Saturday, 27 February 2016

The Road Not Chosen

On Ground Hog Day, a friend posted that the palm tree had seen its shadow: thus, there would be 6 more weeks of Florida. Ha ha.

 On Vancouver Island, the ground hog saw rain and said there would be 6 more weeks of grey skies and clouds – or that’s what it feels like, right about now.

If I had my druthers, I too would be sitting under a palm somewhere, enjoying balmy breezes and pina coladas.

Druthers: great word! My good friend Google tells me druthers is a shortening of 'would rathers'. It was first used in the late 1800s and written as “‘drathers.”  Later, ‘drathers became ‘druthers, and was popularized in the cartoon strip L’il Abner, who was fond of saying, “Ef Ah had mah druthers, Ah'd druther...”. (I could write a whole blog on L’il Abner ... maybe another time.)


Some people, at this time of year, strap themselves into an airline seat, order their glass of bubbly, and wing off to someplace warm and fun. The resident sweetie and I strapped ourselves into the seats of our little Yaris and zoomed  our way south, too (Toyotas do not zoom-zoom, for that you need a Mazda)...all the way to Victoria, 3 long and rainy hours and 38 stoplights down island. If I had my druthers, I’d opt for the flight to Hawaii. Some people book themselves into a fancy hotel with room service and a balcony that offers a view of the ocean waves and gorgeous sunsets. We booked into a little apartment decorated in 80's style, and a view of the neighbour’s cluttered backyard. If I had my druthers...well, you know!

Now of course, some peoples’ whines are other peoples desires. A lot of people consider a holiday on Vancouver Island – Canada’s banana belt – a wonderful choice in January and February. And some people don’t want to skip winter – that’s ski season. But the resident sweetie and I, if we had our druthers (as well as the shekels to pay for it) would be seeking out a warm sunny clime for few weeks right about now. We may be living in the banana belt, but you need a lot of rain to grow bananas.

Instead of that kind of vacation, however, on a rainy Sunday a few weeks ago, we walked through the doors of the Royal Jubilee Hospital and went through a rigorous day of pre-operation orientation.

The next morning at 5:30 a.m. (5:30?!@*) we walked through the doors again, and Al underwent all the indignities that go with surgery – hospital gowns that hide little of your naked self, full body shave, and waiting, waiting, waiting. Then off he went to the OR.  Separate vacations may be the norm, but if I had my druthers, I would have gone with him.

It was quite a week: quadruple by-pass surgery, intensive care where round-the clock-nurses watched what was happening to all the tubes and monitors that were going in and out of him, and then recovery in a room that overlooked the hospital parkade. Long story short, though: he did amazingly well. In fact, the nurses called him the poster boy for what recovery from by-pass can be. Five days after surgery, he was shedding the hospital jammies and wearing his street clothes as we transitioned to the apartment, and one week to the day after the surgery, we were on our way home.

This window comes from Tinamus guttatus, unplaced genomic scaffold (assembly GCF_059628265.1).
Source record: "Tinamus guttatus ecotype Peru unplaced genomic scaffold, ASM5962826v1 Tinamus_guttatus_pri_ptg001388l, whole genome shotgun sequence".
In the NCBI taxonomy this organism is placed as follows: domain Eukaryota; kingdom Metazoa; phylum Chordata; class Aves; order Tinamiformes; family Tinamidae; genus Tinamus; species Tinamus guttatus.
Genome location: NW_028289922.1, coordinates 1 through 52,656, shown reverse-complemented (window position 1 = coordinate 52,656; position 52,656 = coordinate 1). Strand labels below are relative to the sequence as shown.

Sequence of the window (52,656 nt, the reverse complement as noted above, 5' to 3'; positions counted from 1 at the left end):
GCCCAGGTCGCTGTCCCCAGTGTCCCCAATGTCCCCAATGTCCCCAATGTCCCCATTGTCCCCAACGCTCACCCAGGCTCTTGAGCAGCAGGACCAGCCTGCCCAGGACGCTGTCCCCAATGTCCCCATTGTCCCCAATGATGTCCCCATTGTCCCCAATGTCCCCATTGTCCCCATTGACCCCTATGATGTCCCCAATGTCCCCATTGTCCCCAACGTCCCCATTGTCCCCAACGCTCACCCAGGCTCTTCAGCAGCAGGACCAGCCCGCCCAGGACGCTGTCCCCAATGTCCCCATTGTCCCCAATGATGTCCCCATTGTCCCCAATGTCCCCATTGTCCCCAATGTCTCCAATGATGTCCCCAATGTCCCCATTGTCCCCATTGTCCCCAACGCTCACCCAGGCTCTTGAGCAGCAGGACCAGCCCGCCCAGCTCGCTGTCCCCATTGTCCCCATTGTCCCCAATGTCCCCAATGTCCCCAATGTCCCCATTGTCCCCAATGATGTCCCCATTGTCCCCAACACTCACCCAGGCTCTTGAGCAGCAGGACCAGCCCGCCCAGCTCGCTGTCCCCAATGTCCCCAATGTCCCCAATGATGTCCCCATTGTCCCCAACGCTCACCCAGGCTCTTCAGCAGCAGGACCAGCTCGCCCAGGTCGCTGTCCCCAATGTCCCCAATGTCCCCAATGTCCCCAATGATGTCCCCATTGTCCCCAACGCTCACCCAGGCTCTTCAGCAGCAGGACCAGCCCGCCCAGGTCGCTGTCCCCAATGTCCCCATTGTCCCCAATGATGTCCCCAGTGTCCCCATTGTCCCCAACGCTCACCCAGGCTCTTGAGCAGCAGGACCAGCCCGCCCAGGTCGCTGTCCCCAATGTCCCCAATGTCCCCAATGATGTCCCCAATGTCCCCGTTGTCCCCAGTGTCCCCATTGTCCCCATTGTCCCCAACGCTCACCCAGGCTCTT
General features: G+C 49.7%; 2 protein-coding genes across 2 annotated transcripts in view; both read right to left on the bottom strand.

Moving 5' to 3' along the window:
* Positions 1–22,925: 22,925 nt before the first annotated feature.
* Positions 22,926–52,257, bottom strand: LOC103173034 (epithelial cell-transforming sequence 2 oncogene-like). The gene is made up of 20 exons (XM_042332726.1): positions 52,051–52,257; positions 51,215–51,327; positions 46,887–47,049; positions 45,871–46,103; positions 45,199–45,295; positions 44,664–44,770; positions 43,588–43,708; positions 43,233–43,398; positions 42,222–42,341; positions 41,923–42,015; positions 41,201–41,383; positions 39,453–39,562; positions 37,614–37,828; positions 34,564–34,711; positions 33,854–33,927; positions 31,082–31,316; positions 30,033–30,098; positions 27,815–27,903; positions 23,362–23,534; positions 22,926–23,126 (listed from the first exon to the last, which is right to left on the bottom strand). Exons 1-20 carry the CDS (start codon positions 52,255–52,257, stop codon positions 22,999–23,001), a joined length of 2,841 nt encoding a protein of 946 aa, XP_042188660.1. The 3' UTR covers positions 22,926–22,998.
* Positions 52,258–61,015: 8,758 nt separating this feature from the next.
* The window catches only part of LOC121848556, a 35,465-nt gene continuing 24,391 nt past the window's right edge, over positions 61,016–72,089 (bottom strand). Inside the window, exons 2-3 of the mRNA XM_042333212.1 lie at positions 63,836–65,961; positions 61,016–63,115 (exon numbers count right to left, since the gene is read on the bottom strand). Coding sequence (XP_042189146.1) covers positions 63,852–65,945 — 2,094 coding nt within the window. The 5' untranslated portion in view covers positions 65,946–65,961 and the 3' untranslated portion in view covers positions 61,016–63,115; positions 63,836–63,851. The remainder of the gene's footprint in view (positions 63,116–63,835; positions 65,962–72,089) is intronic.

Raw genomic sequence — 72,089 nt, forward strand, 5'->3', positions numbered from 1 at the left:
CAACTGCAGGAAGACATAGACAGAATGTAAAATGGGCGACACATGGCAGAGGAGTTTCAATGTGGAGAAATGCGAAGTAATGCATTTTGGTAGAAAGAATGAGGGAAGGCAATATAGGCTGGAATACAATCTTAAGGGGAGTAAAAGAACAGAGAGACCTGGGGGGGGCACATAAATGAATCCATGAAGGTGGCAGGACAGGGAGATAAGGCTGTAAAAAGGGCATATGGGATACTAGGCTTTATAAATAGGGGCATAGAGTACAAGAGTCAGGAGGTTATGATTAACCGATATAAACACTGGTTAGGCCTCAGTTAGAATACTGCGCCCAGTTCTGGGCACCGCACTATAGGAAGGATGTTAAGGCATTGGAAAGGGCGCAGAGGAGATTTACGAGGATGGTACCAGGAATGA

As the week went by, there were many times when I thought about those druthers. Every choice we make means that something else can’t happen. Of course, if we had our druthers, we'd rather not have any trouble or pain in our lives. But that's just not possible. So then we get to travel an unexpected pathway. Al and I took a detour on the road that leads to the palm trees and sunny beaches and ended up in a place we wouldn't have chosen. But the experiences we had on that unexpected road made me rethink my druthers.

Instead of tropical paradise, we found crocuses in the rain.

Instead of waiters carrying trays of drinks, we were surrounded by many, many people who wished us well and prayed for us and wanted us to be sure to let them know what happened. They were cheering for and with us, and we were amazed and humbled and grateful and sometimes in tears. Instead of car rental agencies and tour guides, there were the skilled hands of the surgeon and a team of doctors and nurses carefully repairing what needed fixing.

There was more. The magic of cell phones, computers, e-mail and facebook meant that we could talk to each other even when we were apart. My daughter stayed strong and held my hand when I got anxious and antsy. Our one-year old grandaughter sent Opa a “letter” (with the help of her mom, of course) which brought a smile to his dear face. The landlady who rented us the apartment was flexible and kind. I learned again that we are not alone – that we can lean on our Creator, on our family, and on an intricate and interwoven net of relationships, and we will be held. Those are truly blessings, aren’t they?

So in the end, I discovered, that I’m actually living my druthers, the life that I’ve been given, and that I wouldn’t ruther trade it for anything.


  1. Jessie,

    Thank you! You made me cry, with gratitude that Al's and your recent journey has been life giving, and for bringing me back to life. I have been struggling with an overload of work, church and personal concerns and you have brought me back to the place where I know I can find my way. I usually can see the blessings around me but lately it's been a bit tough. Your writing is always a gift to me, and today it was wrapped in joy.

  2. This is so beautifully written, Jessie. Thank you. We were away when it came out so I missed it but am very grateful to read it this morning. Thank you for putting 'it' all into perspective.